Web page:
Written by Victoria Caruso-Davis Friday, 09 October 2009 00:00
The swine flu or H1N1 virus took hold during the last school year and remains a serious concern as flu season approaches.
While it’s natural during the fall and winter months for some children and staff members to become “under the weather,” that doesn’t necessarily mean they contracted the H1N1 virus; “Type A” flu, the common cold or other maladies may be to blame.
In an effort to keep students and staff healthy, schools throughout the Hicksville community are taking precaution. Various health agencies suggest that thorough hand washing, staying home when sick and practicing respiratory hygiene when coughing or sneezing, among other things, can significantly reduce the spread of germs.
According to Superintendent Maureen Bright, the Hicksville School District plans to continue following suggestions introduced last spring by the Nassau County Department of Health, the State Department of Health and the Center for Disease Control (CDC).
“Our staff continues to encourage students at all levels to practice good personal hygiene habits and requests that parents reinforce these teachings at home. Students are encouraged to regularly wash their hands during the school day,” said Bright.
In locations where soap and hot water are not readily available, the Hicksville School District has placed alcohol-based hand sanitizer in the dispensers; these dispensers are located in areas such as the cafeterias and gymnasiums while wipes are provided in the computer labs and students are expected to wipe clean their keyboard and headset before leaving. Bright said that district custodians clean all classrooms and public areas daily, paying special attention to cleaning frequent contact surfaces such at table and desk tops, light switches, door knobs, etc.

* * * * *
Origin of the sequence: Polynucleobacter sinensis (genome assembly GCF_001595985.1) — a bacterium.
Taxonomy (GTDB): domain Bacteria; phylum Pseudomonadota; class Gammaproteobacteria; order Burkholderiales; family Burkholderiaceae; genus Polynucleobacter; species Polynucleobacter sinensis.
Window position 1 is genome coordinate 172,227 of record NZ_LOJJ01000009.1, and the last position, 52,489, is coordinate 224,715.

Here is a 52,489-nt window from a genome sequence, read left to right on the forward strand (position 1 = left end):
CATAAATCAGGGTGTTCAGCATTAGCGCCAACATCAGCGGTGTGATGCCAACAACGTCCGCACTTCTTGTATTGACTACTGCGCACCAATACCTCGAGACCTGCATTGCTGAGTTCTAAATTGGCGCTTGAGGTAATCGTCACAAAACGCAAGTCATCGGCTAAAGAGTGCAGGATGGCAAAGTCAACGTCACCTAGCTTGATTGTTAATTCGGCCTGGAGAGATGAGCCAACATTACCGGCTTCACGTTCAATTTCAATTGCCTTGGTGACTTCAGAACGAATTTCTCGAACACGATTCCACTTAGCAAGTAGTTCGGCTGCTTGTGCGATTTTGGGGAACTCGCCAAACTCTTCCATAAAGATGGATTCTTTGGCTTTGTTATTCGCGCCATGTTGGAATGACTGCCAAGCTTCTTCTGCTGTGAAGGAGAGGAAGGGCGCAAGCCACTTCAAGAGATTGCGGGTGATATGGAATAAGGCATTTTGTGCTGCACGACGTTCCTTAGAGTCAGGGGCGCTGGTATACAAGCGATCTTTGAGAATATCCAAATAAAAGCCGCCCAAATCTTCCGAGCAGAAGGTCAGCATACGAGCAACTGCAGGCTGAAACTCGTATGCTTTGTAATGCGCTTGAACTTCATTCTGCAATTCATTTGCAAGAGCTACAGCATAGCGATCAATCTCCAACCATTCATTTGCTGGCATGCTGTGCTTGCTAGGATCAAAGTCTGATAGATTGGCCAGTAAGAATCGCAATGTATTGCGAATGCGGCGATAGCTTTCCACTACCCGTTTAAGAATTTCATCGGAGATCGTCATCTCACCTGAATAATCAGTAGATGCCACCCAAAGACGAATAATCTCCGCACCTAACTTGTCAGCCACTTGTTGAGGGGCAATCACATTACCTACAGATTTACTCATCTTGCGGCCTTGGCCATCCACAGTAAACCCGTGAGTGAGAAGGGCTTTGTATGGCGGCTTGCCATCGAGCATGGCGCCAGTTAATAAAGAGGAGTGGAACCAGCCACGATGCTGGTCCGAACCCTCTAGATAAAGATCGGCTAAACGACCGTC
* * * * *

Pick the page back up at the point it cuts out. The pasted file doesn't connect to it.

Washing hands often, covering your mouth and using tissues, along with staying home when sick, are among the lines of defense, said Bright, adding that school nurses closely monitor student health with the assistance of the school staff and contact parents to pick up children who are sick and may exhibit flu-like symptoms. “The district actively participates in reporting absenteeism to the county and state and will continue to work closely with the Nassau commissioner of health and her staff as we did in the fall regarding absentee rates and student illnesses,” she said.
At Our Lady of Mercy, school officials are following CDC guidelines found online at http://www.cdc.gov/h1n1flu/guidance/exclusion.htm.
Principal Sister Mary Joanne Deegan said students are encouraged to: wash hands frequently during the day with soap and water; keep tissues handy or sneeze into their sleeve; and, of course, stay home until they are symptom free and without medicines for 24 hours. “Prevention is really key,” said Sister Deegan.
Over at Trinity Lutheran, school nurse Angela Schoenstein, RN, said the goal is to help keep the building as healthy as possible by following the three C’s: Cleaning hands, covering coughs and caring for sick children at home. Additionally, said Schoenstein, the school “monitors attendance and looks for clusters of absences … We ask parents, teachers and staff to stay informed and vigilant in their efforts to keep our children healthy.”
Parents and guardians seeking information on the regular flu as well as H1N1 virus and the precautions that can be taken can visit www.flu.gov, www.cdc.gov, www.health.state.ny.us and www.nassaucountyny.gov/agencies/health.